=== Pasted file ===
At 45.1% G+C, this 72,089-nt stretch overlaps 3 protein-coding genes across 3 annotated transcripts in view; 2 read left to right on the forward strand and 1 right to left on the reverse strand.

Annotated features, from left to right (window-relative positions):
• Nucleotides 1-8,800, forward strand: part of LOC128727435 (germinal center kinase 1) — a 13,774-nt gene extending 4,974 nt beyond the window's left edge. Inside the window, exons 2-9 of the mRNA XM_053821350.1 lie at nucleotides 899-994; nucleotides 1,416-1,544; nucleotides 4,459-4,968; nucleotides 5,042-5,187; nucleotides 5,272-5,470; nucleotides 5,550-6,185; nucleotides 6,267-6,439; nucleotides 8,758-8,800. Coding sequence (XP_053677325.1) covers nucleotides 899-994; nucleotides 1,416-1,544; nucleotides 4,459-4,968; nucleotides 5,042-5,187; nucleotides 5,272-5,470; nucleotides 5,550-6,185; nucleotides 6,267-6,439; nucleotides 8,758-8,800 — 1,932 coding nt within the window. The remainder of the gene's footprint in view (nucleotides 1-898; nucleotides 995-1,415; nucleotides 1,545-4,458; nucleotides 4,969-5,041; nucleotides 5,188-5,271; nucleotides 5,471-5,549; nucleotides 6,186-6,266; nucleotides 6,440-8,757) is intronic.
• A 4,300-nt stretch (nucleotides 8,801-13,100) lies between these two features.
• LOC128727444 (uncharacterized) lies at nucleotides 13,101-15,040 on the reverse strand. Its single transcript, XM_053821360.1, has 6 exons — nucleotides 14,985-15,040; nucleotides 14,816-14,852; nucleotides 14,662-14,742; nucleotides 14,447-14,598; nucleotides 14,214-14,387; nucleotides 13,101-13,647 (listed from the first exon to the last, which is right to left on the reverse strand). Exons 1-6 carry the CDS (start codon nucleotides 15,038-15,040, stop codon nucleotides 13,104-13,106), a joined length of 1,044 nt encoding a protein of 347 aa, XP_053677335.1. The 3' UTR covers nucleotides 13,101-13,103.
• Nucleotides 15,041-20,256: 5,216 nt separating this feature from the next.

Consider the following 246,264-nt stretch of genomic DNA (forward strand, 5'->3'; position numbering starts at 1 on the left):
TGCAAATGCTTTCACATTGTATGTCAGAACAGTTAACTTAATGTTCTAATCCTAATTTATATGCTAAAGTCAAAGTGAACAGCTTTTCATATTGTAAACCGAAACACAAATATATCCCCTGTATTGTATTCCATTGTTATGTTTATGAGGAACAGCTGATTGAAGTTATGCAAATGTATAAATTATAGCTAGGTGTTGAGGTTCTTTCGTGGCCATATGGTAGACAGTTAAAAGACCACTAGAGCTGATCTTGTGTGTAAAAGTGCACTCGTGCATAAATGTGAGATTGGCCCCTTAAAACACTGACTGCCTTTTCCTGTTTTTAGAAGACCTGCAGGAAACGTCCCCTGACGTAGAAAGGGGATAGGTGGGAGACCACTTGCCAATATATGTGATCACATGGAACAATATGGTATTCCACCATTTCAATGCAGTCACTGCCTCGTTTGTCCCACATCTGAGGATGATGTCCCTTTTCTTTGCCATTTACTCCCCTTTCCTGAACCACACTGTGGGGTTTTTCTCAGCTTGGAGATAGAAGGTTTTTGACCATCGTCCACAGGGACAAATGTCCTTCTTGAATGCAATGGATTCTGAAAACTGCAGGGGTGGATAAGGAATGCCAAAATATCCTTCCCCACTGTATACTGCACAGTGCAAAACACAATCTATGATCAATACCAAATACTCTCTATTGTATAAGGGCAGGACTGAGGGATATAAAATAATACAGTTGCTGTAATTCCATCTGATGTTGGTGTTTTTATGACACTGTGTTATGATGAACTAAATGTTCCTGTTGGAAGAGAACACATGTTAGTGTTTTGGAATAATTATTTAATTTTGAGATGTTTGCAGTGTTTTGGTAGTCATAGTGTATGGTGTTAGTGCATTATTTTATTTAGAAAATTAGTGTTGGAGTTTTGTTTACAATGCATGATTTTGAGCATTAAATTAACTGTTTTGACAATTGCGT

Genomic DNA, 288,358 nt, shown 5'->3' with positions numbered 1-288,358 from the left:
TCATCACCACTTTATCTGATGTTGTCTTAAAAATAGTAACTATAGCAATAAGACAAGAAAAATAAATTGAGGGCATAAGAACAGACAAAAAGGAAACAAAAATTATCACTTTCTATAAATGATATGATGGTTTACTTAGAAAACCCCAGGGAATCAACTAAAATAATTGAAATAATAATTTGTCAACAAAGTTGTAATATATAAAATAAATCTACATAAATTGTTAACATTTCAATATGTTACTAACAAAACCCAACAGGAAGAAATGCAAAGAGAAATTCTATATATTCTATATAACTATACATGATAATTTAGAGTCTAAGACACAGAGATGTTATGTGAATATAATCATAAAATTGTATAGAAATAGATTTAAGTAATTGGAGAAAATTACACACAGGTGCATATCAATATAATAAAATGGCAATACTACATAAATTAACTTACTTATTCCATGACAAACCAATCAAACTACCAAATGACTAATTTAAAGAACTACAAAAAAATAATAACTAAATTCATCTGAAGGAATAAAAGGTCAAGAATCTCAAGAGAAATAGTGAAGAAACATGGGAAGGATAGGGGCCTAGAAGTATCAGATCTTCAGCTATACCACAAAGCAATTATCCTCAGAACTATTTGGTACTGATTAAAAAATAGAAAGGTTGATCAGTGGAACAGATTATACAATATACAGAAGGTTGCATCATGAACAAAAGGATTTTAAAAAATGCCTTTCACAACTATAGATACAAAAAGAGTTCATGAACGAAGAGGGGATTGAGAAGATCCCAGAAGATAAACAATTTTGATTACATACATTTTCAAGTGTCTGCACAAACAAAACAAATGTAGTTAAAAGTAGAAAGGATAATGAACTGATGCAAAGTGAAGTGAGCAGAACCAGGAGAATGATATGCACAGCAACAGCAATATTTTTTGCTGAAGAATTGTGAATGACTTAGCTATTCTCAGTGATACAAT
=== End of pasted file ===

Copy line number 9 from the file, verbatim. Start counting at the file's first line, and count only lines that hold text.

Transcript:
Genomic DNA, 288,358 nt, shown 5'->3' with positions numbered 1-288,358 from the left: